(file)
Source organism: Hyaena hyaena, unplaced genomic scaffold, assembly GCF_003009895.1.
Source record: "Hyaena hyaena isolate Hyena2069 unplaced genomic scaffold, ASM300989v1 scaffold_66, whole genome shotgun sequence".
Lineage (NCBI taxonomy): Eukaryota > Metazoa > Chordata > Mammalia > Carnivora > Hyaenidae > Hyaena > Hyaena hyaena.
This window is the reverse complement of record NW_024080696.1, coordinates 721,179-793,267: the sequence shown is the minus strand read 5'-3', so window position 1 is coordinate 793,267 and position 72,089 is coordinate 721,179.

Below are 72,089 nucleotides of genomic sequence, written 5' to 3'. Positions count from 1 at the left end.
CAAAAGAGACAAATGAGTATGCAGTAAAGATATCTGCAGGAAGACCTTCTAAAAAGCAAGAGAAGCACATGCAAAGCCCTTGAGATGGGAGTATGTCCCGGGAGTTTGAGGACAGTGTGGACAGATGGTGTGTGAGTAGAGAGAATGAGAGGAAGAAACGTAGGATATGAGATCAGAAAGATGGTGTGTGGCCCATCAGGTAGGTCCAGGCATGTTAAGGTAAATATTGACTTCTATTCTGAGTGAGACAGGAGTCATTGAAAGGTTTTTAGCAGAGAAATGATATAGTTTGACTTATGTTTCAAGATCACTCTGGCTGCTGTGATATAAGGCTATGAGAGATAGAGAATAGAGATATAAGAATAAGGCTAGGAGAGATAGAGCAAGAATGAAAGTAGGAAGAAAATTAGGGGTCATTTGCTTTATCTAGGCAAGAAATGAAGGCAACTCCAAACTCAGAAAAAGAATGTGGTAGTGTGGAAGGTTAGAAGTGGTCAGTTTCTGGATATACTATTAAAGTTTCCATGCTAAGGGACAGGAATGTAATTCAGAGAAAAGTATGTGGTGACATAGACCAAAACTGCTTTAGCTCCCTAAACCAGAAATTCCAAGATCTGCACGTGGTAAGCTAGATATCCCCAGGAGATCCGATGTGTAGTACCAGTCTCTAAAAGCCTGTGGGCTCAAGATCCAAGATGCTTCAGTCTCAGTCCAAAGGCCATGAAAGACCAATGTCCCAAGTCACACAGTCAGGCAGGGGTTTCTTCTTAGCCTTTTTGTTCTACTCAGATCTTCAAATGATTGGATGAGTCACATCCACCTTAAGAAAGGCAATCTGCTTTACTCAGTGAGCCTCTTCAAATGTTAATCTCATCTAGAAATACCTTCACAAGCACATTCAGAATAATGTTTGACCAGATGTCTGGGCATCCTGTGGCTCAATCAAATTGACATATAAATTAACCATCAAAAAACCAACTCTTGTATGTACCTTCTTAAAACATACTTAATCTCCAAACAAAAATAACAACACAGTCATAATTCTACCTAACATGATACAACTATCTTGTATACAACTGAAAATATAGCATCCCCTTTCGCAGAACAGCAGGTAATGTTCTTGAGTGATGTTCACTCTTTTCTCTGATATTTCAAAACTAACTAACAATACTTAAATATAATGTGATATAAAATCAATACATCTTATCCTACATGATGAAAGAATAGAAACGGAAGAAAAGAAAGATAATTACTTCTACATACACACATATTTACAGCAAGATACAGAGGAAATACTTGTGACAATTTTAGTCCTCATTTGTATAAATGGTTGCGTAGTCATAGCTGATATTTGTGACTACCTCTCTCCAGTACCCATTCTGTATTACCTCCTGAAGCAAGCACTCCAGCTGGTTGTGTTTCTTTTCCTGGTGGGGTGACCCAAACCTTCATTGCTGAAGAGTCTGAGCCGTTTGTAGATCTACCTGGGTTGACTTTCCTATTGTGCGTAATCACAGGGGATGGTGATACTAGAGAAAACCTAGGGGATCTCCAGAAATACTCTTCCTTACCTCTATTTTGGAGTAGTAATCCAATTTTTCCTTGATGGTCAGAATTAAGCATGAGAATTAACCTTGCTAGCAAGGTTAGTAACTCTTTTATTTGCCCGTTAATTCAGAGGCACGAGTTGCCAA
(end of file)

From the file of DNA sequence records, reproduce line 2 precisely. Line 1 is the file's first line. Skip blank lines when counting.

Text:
Source record: "Hyaena hyaena isolate Hyena2069 unplaced genomic scaffold, ASM300989v1 scaffold_66, whole genome shotgun sequence".